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Re: Natural gas to propane
GE is one company which generally includes all necessary parts and instructions for conversion to LP with the range without having to order or purchase anything extra. Check the mini manual in the white envelope pasted to the back of the range for instructions. Generally, the LP orifices are in a metal holder near the gas regulator (right where the gas connects to the range). You will have to flip the plunger in the center of the regulator and turn down the collar (with a 1/2 inch open end wrench) on the oven burner and broil burner about 3 full turns. Air shutters are usually OK without any adjustments.
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When converting from natural gas to propane you have to switch the regulator to propane. then on most modern stoves you have to turn the orifice hoods down to adjust for the higher pressure of propane. there are some stoves that you have to purchase a propane conversion kit with different orifices for the burners and oven burners.
without knowing your model number or mfg it's tough to say 4 sure but i can say that most common mfg do offer a propane conversion kit to use there gas stoves on bottle gas , most often it's a new regulator to install
Most ranges can be converted with the orfices being changed.Newer ranges have the orfices under the top.Older ranges can be convetrted by drilling the orfices larger.(propane orfices are smaller than natural gas.Sears can sell you a conversion kit if you know the model and serial #.Most Gas companies will convert it for a fee.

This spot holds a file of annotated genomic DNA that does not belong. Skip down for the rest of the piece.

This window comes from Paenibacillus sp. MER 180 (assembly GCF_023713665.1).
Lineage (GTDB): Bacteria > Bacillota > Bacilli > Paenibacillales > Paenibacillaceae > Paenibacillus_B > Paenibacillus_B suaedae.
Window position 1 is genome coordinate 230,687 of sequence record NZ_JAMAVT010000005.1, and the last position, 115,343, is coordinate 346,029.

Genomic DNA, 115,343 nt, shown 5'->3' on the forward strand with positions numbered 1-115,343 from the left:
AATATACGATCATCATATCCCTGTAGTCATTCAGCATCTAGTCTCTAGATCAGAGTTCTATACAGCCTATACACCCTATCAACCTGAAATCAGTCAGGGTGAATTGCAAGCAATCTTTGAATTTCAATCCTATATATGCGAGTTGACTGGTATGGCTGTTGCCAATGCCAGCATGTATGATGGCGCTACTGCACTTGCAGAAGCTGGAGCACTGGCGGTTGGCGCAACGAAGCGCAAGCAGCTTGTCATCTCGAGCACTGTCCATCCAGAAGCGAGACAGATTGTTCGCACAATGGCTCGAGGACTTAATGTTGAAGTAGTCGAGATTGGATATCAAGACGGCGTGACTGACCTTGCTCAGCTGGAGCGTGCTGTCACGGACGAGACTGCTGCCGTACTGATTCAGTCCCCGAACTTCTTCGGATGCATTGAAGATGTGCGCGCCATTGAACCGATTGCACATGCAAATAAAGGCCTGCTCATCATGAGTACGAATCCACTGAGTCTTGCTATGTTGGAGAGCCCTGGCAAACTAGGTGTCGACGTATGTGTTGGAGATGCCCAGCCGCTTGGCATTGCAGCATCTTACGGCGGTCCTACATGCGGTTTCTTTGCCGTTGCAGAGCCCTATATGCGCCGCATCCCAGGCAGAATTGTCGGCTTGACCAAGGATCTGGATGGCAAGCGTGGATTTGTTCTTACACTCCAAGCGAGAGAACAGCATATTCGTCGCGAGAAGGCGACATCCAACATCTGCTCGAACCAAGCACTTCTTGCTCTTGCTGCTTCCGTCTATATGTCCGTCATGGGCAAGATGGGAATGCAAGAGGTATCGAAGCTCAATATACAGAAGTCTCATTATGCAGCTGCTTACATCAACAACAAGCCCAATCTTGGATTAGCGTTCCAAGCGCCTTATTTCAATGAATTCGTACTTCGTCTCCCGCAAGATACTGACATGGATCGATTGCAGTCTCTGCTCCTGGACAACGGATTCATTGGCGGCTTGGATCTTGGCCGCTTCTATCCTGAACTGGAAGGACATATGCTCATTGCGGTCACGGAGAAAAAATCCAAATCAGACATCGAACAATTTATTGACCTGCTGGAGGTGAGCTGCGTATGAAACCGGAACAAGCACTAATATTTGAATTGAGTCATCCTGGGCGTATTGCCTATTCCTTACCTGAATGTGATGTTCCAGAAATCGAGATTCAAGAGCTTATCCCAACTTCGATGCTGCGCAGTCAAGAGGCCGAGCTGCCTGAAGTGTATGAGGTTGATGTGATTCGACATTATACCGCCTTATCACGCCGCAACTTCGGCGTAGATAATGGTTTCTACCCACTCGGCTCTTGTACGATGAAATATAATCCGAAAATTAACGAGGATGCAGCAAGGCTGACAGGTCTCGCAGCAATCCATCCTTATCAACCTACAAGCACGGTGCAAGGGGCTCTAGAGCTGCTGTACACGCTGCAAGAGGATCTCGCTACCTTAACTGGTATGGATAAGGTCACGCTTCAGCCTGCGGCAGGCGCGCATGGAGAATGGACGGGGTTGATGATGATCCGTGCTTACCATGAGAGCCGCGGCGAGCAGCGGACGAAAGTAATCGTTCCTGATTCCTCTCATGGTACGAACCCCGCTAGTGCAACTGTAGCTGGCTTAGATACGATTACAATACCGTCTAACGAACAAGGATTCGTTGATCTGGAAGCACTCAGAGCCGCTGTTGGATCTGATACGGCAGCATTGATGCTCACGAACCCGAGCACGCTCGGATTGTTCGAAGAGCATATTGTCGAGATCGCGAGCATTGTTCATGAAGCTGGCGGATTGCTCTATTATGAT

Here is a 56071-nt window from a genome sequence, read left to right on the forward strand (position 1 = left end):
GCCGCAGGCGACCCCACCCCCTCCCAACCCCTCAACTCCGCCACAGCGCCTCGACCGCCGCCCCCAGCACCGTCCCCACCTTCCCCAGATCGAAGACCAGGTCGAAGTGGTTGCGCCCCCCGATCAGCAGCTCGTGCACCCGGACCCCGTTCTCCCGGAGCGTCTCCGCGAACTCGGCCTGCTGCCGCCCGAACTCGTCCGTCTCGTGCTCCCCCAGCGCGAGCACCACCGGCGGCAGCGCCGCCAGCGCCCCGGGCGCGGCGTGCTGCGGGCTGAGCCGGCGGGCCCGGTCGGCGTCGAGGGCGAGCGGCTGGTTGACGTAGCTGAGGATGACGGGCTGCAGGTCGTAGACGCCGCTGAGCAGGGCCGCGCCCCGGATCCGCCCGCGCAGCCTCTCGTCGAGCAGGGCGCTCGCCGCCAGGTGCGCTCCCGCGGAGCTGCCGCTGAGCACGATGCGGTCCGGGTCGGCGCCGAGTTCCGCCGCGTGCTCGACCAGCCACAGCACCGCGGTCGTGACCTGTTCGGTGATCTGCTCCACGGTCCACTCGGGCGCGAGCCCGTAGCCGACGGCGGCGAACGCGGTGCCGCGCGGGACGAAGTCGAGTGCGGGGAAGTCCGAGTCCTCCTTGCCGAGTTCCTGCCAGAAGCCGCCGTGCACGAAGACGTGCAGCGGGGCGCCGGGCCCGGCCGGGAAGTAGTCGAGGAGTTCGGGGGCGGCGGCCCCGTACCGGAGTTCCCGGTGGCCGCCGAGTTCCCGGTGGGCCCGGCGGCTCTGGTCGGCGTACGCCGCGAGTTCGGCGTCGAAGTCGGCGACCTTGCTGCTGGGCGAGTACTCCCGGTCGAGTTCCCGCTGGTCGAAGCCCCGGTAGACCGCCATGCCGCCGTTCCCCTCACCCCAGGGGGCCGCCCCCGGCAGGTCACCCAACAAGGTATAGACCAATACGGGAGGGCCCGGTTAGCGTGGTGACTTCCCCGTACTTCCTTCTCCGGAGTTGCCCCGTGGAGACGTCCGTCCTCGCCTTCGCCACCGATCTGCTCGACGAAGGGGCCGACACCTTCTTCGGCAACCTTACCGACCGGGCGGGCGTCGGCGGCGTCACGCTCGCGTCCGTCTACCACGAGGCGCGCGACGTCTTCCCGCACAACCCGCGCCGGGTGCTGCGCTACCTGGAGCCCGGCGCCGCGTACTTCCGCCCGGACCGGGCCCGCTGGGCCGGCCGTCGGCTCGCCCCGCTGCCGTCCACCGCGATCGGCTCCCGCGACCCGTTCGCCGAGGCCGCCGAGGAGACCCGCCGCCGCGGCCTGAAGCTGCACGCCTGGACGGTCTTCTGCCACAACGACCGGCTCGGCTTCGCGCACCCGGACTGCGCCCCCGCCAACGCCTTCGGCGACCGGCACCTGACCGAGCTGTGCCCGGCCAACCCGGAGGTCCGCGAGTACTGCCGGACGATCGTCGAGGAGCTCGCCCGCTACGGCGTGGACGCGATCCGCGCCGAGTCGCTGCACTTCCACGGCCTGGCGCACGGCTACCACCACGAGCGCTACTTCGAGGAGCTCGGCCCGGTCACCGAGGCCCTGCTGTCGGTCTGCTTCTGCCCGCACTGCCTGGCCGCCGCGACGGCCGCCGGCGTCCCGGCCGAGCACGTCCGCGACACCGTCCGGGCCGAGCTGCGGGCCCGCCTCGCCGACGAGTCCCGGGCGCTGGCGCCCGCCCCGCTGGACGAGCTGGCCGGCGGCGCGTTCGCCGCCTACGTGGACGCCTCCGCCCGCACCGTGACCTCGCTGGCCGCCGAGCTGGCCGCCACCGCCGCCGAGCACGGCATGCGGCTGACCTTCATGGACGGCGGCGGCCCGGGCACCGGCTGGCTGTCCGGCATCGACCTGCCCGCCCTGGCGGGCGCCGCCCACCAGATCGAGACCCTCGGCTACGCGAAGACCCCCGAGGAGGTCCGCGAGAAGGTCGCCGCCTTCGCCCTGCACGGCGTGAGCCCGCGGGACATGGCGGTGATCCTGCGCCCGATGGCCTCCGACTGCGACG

There should be a set of orifices for each burner as well as the oven and broiler. When the unit was converted to propane, these orifices should have been replaced and the ones for gas put in with the conversion kit installation information. The kit should have been reattached near the pressure regulator.
If the kit was missing the orifices, then, yes, you are missing pieces. Check with your coworker if the conversion kit was missing. If you have the kit, it can be easily done by any appliance installer (or repair person) licensed for handling NG. (At least on our range, the conversion kit installation was straight forward. Every orifice was clearly labeled with the labels different for each burner and for the gas/LP kits (ABCD (NG) vs MNOP (LP)) .) The regulator is the only part that switched for LP or NG without the kit.
As I recall, the only tools we needed for the top burners were a small wrench (10 mm) and a small flat blade screwdriver. Remove one orifice and put in the appropriate replacement. Then adjust the burners so that they didn't blow out when the oven was opened or quickly turned from high to low (for the simmer burner). The oven and broiler took a bit longer. Several screws had to be removed to get at the orifices. Then the air flow had to be adjusted for the incoming gas.
I hope this helps.
Cindy Wells (the conversion installation manual was on the counter during installation; I read it while it was open.)
The kit is located at the rear of the range right near the gas valve, there are probably 5 spuds and an extender for the large burner, directions are with the range. For the bake and broil you will need to tighten the brass orifice nuts down as tight as possible, also the brass nut on the gas valve needs to be reversed your local LP dealer should be able to do this for you if you are uncomfortable doing it yourself.
Just bought a Kenmore and did this conversion myself. You do not change the oven nozzle (jets) but have to wrench it down with a 1/2" wrench as per instructions. After I did this the falme was high as you described. I wrenched it down further and adjusted the air shuttle and it was fine. The brioler is done the same. The wrench adjustment is tight so be aware.